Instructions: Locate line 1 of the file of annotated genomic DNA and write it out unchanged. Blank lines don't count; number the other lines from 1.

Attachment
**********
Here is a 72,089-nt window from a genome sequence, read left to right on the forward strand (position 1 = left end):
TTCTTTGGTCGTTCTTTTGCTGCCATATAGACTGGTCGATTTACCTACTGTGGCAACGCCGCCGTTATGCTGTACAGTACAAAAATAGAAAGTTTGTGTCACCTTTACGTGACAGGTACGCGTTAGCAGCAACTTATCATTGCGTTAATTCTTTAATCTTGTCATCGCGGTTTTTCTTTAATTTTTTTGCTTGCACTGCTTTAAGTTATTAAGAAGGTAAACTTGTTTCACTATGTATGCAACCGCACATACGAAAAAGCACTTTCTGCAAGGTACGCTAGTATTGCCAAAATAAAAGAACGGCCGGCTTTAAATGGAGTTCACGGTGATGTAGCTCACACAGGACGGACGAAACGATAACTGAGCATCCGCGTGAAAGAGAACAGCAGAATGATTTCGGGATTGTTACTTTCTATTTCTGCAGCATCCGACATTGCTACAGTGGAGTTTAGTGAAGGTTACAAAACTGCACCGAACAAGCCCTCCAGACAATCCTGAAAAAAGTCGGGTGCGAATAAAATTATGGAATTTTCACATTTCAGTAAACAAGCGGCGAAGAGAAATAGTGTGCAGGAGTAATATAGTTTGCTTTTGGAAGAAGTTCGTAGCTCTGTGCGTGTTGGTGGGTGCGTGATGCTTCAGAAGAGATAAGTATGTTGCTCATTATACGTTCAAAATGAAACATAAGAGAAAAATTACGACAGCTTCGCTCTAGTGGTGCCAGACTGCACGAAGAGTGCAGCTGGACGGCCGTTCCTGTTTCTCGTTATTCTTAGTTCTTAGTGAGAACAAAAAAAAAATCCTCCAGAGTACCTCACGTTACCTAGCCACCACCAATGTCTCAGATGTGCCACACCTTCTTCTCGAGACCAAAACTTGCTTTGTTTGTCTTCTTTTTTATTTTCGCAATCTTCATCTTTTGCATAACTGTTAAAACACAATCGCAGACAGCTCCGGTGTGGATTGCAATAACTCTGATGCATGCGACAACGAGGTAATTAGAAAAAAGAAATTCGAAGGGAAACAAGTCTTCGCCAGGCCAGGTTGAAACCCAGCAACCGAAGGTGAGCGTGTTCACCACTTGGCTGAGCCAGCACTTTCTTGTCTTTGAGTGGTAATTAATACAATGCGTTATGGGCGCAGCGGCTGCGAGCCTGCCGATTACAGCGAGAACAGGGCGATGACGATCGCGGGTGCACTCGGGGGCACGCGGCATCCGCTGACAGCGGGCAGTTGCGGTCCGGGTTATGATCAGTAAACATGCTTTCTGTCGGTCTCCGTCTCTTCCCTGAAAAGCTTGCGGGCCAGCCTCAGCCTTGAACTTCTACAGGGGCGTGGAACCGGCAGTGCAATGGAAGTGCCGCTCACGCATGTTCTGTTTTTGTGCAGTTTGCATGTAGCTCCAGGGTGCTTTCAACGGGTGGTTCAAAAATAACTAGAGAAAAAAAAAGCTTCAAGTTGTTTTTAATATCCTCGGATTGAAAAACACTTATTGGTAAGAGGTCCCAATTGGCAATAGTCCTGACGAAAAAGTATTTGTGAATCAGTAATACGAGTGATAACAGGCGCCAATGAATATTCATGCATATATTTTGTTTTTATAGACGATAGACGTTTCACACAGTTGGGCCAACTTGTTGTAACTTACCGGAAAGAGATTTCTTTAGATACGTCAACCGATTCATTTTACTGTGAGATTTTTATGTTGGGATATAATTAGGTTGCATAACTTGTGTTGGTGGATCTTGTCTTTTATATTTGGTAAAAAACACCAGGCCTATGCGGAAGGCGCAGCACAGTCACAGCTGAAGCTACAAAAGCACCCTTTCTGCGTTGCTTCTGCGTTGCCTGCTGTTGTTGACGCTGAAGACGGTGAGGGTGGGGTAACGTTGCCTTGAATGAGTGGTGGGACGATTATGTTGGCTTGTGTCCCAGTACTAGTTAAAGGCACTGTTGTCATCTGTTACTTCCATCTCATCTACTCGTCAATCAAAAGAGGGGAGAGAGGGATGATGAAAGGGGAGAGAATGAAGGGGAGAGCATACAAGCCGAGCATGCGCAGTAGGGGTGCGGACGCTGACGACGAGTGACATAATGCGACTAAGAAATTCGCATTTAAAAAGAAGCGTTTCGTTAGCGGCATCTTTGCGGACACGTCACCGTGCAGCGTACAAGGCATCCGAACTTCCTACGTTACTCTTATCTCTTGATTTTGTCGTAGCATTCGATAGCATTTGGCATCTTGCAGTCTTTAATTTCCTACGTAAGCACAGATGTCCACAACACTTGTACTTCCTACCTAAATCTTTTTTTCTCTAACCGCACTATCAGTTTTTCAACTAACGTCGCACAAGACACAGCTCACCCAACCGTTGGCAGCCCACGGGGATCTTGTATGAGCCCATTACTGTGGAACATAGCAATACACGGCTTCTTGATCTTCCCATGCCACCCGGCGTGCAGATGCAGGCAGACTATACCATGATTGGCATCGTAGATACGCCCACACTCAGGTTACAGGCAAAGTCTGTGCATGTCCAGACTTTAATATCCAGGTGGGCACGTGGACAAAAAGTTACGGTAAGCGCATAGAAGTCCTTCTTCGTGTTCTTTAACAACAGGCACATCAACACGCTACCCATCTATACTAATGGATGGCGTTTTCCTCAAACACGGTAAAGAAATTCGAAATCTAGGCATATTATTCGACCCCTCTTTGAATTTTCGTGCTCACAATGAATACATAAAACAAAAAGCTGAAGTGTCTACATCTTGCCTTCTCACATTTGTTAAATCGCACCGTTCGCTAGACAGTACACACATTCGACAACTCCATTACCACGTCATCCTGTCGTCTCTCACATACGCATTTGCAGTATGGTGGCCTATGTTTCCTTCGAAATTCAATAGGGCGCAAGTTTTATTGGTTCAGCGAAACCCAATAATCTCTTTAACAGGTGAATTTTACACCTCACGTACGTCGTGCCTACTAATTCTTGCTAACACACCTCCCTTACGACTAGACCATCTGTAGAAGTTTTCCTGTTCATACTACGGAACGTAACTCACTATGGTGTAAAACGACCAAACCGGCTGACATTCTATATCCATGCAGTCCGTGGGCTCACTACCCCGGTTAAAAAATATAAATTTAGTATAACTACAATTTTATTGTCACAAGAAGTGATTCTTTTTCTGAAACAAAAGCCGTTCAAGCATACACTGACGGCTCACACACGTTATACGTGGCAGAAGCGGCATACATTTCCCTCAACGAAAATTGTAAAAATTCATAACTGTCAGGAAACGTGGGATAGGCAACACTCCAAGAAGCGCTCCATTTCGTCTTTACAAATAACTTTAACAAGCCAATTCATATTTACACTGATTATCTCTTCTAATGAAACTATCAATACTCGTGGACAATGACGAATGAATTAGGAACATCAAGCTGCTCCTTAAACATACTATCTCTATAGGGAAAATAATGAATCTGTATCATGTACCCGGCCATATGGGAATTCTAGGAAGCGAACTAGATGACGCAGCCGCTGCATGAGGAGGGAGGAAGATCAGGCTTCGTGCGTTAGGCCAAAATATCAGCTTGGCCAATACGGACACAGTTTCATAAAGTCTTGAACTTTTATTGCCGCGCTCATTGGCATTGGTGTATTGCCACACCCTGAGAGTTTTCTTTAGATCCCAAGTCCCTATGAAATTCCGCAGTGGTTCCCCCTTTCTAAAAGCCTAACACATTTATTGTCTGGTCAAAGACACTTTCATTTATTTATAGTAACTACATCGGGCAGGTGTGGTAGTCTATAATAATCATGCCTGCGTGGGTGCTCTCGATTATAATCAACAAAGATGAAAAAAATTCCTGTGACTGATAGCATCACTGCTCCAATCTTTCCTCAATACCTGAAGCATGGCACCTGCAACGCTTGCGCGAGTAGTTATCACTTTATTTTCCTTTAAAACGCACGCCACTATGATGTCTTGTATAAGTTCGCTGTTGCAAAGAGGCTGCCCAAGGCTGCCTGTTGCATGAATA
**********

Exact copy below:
Here is a 72,089-nt window from a genome sequence, read left to right on the forward strand (position 1 = left end):